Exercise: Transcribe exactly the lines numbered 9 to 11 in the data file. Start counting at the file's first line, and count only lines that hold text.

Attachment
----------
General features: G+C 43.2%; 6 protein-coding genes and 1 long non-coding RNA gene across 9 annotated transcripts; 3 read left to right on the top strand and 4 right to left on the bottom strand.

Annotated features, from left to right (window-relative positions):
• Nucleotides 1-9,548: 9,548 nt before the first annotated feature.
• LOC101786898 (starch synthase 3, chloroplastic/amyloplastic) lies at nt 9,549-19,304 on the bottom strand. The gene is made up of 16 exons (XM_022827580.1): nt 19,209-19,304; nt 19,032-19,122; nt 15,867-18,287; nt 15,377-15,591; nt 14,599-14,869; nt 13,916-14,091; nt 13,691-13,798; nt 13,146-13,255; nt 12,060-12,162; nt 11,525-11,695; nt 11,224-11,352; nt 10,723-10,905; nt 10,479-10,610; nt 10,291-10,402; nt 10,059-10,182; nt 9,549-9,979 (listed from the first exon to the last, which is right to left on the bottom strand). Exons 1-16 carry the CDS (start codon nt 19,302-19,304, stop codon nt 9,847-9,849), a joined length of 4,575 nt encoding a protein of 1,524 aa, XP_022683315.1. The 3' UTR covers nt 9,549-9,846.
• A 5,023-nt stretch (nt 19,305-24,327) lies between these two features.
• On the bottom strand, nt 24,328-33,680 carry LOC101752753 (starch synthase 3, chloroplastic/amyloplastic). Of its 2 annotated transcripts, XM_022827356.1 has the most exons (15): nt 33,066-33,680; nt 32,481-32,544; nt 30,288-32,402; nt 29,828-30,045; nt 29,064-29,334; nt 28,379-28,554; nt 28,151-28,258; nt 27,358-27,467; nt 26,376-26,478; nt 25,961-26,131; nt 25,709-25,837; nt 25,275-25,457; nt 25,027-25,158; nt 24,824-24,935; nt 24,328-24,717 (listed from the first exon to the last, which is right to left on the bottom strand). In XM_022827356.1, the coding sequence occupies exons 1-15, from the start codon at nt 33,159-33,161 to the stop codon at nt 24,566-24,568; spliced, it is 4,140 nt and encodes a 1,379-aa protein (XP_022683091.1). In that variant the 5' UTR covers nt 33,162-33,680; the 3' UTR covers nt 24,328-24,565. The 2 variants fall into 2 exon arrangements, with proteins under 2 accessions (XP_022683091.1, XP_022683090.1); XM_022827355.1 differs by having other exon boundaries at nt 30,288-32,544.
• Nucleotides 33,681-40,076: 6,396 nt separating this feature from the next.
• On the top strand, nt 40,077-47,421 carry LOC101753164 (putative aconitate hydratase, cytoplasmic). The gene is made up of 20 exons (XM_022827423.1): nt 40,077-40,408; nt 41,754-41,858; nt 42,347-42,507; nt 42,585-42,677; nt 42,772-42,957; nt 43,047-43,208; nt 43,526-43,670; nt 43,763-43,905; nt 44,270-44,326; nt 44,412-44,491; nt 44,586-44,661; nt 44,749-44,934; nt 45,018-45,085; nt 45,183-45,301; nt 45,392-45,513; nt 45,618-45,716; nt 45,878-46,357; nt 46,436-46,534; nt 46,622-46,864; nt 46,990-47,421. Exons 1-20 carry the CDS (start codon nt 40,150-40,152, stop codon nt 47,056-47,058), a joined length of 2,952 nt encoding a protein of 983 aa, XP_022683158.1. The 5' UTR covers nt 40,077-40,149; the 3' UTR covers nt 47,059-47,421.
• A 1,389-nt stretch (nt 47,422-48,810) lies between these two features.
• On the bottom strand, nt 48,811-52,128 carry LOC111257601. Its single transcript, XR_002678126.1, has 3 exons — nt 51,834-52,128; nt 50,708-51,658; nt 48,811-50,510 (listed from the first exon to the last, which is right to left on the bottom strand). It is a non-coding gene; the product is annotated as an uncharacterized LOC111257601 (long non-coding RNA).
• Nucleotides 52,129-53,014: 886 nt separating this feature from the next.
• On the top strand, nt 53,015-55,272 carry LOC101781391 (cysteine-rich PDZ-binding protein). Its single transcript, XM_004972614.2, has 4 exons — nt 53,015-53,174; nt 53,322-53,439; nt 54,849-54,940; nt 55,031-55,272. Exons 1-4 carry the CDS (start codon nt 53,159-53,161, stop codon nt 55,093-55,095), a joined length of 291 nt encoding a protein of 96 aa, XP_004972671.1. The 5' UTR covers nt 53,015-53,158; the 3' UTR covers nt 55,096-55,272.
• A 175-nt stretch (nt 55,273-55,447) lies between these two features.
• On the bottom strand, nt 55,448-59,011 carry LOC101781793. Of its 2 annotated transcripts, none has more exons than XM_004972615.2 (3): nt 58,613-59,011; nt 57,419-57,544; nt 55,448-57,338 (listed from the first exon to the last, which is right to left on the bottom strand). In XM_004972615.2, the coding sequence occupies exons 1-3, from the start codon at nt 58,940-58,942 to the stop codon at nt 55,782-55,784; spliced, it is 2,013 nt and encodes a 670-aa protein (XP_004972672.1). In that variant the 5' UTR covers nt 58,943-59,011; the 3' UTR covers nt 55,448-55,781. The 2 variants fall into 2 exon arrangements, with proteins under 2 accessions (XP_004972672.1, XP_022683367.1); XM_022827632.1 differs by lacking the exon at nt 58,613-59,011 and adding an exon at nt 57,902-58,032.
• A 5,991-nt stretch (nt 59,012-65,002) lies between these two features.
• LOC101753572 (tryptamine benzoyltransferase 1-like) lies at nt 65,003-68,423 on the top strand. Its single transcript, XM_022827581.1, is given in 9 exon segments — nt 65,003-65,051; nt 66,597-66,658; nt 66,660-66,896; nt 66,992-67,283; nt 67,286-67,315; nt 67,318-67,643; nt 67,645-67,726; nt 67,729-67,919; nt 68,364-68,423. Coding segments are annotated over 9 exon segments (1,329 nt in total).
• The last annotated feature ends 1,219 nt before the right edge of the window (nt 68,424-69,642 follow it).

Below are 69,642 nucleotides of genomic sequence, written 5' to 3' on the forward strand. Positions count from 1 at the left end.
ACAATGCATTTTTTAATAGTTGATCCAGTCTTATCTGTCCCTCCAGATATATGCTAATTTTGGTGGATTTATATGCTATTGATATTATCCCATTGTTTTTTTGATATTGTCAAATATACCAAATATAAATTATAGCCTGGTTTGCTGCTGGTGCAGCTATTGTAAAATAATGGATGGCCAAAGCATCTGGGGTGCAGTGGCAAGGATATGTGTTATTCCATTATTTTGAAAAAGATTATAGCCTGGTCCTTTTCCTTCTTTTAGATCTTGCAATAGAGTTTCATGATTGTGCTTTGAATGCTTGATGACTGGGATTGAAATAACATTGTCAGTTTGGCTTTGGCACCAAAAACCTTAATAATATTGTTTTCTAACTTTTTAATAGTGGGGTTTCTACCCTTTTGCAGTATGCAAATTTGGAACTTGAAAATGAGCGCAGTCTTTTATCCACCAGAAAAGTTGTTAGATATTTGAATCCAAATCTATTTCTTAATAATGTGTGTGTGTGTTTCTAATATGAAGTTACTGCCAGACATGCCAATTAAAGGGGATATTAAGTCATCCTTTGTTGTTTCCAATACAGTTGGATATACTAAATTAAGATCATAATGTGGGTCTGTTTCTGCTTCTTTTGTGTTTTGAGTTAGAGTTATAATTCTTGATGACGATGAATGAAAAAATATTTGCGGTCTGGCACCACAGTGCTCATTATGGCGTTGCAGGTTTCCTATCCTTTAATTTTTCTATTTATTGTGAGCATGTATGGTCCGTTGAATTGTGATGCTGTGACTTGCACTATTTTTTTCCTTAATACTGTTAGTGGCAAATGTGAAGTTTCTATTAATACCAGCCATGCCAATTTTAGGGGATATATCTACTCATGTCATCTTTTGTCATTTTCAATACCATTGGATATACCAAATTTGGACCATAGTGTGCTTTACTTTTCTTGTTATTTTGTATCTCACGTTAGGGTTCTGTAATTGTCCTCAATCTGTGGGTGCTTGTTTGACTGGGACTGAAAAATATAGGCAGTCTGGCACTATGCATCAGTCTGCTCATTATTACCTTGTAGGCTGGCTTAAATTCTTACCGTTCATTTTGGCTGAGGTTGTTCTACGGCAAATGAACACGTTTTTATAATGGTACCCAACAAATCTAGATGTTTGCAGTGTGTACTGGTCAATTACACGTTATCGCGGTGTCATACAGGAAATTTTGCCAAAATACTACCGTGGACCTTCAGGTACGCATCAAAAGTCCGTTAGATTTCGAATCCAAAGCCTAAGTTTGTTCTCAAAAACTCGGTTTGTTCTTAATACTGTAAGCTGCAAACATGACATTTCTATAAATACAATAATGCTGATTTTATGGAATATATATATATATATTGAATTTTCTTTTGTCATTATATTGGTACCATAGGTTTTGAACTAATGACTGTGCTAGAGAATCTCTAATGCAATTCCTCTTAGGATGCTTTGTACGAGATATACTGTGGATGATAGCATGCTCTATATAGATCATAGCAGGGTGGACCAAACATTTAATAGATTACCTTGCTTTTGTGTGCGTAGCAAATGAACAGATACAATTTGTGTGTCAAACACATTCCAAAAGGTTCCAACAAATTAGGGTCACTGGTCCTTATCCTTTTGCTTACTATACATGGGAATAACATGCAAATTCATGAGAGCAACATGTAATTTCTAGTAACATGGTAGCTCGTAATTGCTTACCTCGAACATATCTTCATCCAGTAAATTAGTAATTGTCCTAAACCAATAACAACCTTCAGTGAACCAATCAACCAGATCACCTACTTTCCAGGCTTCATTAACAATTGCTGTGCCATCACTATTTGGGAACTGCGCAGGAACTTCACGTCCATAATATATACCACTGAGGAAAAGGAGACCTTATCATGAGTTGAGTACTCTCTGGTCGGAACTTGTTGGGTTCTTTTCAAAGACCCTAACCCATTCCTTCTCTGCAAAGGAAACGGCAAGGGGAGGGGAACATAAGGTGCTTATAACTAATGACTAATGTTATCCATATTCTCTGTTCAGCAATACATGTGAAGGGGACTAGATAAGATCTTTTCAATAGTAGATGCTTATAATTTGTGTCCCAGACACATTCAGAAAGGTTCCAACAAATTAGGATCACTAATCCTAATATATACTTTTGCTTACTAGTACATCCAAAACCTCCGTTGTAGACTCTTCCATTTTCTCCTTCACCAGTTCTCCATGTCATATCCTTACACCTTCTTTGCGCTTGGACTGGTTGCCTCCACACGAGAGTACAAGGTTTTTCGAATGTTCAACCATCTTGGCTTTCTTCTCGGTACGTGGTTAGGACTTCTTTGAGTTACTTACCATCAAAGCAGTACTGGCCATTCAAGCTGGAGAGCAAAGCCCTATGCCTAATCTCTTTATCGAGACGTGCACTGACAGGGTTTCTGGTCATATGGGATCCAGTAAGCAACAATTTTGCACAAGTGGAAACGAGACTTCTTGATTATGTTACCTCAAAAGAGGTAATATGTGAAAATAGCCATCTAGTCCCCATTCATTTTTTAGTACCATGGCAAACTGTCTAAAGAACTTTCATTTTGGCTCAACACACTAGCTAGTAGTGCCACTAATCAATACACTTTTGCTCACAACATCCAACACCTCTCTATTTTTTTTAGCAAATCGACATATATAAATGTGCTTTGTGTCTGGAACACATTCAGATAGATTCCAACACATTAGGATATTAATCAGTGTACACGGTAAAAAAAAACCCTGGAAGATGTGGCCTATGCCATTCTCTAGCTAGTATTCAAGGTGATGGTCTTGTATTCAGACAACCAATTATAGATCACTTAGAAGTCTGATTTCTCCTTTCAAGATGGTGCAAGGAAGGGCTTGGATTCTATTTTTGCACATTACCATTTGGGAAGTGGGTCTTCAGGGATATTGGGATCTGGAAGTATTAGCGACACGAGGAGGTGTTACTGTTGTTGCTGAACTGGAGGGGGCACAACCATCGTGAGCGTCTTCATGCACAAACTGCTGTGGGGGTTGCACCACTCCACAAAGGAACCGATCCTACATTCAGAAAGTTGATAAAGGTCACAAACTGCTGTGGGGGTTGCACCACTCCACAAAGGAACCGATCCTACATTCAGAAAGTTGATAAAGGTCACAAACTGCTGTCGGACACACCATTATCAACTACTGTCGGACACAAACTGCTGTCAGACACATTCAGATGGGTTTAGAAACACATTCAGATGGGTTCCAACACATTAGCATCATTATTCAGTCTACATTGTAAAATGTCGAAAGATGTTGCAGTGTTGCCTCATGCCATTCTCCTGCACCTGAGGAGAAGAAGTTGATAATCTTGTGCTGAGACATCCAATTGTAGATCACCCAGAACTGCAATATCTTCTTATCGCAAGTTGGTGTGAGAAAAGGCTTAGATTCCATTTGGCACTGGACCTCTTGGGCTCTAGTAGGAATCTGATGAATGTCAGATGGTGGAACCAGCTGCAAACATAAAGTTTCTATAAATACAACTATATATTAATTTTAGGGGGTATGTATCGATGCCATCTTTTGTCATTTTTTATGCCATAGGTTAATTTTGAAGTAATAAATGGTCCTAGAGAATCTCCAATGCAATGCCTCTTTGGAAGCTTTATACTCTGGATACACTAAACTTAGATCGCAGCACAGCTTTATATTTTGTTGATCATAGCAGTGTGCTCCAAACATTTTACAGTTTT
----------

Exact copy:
• A 1,389-nt stretch (nt 47,422-48,810) lies between these two features.
• On the bottom strand, nt 48,811-52,128 carry LOC111257601. Its single transcript, XR_002678126.1, has 3 exons — nt 51,834-52,128; nt 50,708-51,658; nt 48,811-50,510 (listed from the first exon to the last, which is right to left on the bottom strand). It is a non-coding gene; the product is annotated as an uncharacterized LOC111257601 (long non-coding RNA).
• Nucleotides 52,129-53,014: 886 nt separating this feature from the next.